My buddy encouraged me years ago to join him for daily gym workouts. He’d faithfully meet me at the Y most weekdays at 6 a.m. We joked that like Hans and Frans on Saturday Night Live, we were there to “Pump it up!”
Some workouts were great. My muscles twanged like fine-tuned rubber bands, thanking me for stretching and helping them grow.
Other days were tough. My muscles screamed, “You’re killing me! Quit this insanity!”
Our workouts consisted of the pleasant tension between pain and joy. The hard work of exercise stretched, strained, and sometimes hurt like heck, yet the long-term effects of feeling healthy and strong made the daily effort worth it.
Like our physical bodies, our spiritual bodies also need daily exercise to flex and grow so they don’t become flabby. Our hearts are the spiritual parts of our being that contain our souls. They’re our lifeline to God and our core self.
When we take time each day to connect with our inner selves through quiet times of solitude such as meditating, taking morning or evening walks, journaling, creating art, or spending time in nature, we exercise our spirits so we can listen deeply and hear the quiet voice of wisdom and truth.
Exercising our spiritual muscles has the same pleasant tension as working out at the gym. Some days we sit in solitude and feel the connection between God and our souls. The thin veil between the Divine Heart and our human hearts swooshes open. We experience love, peace, and inner guidance.
Other times, we fidget during our times of solitude. The monkey mind won’t stop its incessant chatter. We strain and stress and feel disconnected. At those times, we’re tempted to stop showing up for our soul work because we can’t see the results.
However, like going to the gym each day, if we continue our daily spiritual exercises, we eventually experience the fruit of our inner work—our connection with our core selves and with God grows stronger.
We feel blessed when a loved one gives us a hug, a client thanks us for a project well done, or a robin chirps sweetly. We stop and give thanks more frequently. And as we brush our teeth before bed, the smile winking back at us in the mirror reflects the joy taken up residence in our hearts.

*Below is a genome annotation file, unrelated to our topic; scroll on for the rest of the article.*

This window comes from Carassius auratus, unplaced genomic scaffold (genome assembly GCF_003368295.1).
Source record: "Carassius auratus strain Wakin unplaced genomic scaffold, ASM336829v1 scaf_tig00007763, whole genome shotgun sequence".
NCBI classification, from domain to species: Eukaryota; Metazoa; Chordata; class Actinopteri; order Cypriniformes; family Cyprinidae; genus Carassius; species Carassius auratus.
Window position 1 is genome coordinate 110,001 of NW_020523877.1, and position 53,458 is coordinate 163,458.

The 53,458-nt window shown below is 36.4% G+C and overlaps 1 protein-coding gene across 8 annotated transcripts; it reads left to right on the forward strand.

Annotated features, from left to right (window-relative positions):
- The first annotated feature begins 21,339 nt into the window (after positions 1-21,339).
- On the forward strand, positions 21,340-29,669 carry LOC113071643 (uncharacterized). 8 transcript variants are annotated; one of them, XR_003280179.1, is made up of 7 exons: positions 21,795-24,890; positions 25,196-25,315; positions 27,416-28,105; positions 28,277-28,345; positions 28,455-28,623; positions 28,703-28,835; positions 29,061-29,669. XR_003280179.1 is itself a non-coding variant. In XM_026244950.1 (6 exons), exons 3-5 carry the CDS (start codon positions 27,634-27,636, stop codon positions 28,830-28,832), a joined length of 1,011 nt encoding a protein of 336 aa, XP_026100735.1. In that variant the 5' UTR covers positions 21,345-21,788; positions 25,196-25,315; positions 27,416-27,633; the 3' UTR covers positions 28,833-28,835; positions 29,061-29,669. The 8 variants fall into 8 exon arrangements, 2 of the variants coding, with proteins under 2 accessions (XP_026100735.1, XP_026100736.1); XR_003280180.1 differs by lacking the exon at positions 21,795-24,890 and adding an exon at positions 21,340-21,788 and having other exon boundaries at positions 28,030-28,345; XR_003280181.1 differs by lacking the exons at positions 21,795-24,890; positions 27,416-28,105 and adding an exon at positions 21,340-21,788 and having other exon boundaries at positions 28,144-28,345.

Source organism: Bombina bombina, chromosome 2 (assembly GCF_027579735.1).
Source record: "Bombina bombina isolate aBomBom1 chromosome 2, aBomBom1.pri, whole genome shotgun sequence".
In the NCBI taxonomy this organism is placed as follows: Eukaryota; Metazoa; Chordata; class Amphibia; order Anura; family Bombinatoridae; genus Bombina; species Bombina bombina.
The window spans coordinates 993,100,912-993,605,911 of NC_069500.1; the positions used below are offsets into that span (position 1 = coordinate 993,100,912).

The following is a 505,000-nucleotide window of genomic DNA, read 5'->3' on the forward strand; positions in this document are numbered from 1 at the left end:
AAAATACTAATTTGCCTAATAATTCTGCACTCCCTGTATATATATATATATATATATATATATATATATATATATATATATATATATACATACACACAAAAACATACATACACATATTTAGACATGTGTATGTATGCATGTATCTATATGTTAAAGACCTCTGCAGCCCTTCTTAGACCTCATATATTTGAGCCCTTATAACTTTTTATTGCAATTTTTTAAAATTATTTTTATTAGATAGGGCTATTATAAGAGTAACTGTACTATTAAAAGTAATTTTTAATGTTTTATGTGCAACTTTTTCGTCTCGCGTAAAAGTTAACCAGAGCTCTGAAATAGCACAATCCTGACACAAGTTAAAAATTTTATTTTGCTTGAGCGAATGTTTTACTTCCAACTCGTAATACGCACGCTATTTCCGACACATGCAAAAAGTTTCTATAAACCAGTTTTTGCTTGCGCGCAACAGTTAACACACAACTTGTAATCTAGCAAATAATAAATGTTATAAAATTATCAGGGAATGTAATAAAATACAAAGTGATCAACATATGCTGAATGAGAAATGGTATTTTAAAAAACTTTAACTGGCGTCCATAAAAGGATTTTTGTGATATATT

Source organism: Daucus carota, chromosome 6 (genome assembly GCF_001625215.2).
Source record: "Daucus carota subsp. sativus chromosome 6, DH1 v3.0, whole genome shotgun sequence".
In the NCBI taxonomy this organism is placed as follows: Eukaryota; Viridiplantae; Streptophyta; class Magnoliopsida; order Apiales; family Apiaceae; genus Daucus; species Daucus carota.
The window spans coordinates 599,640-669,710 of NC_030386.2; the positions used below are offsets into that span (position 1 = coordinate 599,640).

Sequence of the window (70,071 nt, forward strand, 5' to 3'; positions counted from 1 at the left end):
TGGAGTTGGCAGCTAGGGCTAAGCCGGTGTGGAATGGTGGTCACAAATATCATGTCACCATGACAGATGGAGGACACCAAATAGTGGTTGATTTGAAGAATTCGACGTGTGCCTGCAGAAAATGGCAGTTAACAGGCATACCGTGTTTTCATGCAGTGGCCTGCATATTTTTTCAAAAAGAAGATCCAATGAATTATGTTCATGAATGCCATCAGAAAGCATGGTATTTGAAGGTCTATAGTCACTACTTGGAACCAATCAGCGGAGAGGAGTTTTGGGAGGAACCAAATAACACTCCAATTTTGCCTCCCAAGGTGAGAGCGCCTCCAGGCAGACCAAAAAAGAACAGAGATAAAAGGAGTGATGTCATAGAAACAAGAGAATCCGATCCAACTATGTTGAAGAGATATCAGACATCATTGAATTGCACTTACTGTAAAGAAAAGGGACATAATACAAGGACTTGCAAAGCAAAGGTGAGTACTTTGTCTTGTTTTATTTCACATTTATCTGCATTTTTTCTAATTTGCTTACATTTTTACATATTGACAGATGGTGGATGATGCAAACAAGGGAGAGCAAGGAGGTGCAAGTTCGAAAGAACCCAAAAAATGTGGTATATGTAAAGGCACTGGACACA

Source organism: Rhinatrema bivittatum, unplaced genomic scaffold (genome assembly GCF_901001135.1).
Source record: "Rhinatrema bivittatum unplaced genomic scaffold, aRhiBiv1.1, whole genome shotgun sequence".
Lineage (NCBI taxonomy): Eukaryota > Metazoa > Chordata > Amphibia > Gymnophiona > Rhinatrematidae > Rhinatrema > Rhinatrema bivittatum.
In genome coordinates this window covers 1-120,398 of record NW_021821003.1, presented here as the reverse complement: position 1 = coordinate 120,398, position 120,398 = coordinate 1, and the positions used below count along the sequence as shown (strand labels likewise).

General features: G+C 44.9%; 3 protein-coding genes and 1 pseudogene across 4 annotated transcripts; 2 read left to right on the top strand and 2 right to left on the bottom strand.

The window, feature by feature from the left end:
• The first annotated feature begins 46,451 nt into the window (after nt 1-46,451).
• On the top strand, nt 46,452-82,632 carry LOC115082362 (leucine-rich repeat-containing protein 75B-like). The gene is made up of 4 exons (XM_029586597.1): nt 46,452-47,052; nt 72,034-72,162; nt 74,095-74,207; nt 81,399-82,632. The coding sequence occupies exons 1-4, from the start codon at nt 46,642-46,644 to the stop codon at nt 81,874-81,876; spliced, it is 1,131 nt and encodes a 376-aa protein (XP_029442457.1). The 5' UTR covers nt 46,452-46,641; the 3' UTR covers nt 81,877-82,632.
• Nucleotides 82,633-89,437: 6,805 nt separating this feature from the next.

On those days when the dog poops on our new carpet, a loved one criticizes our efforts, or we slip and twist an ankle, our daily routine of spiritual exercises softens our response. Instead of staying stuck in the why-me mode, we calmly clean up our pet’s mess as we realize we can be messy too; we walk away from a fight with a loved one, gently standing in the truth of knowing who we really are; and we listen to the throb of our sore ankle inviting us to slow our pace, to take time to rest and recharge.
Exercising our spiritual muscles allows us to accept the pleasant tension between life’s joy and suffering.
Joy encourages our spirits to be kind—to smile and compliment the checkout clerk who looks like she’s having a bad day; to give a word of encouragement to a struggling friend; or to visit our lonely aunt in a nursing home. And when we see the results of joy—when the love we give is returned—we’re encouraged to love and live with greater joy.
Suffering teaches our hearts that pain is also a necessary part of our spirits’ workout. When a friend says “let’s have lunch” but never returns our text to schedule it; when a co-worker goes behind our back to tattle to the boss how we’ve messed up on a project; when we give our last ounce of love to someone who fails to notice it—on those days, suffering is there to stretch our hearts to grow in unconditional love and patience.
We rarely like suffering, and sometimes we get too busy to notice love. Yet, when we learn how to Pump It Up!, ours souls move to an ever-deepening level of spiritual fitness.
—brian j plachta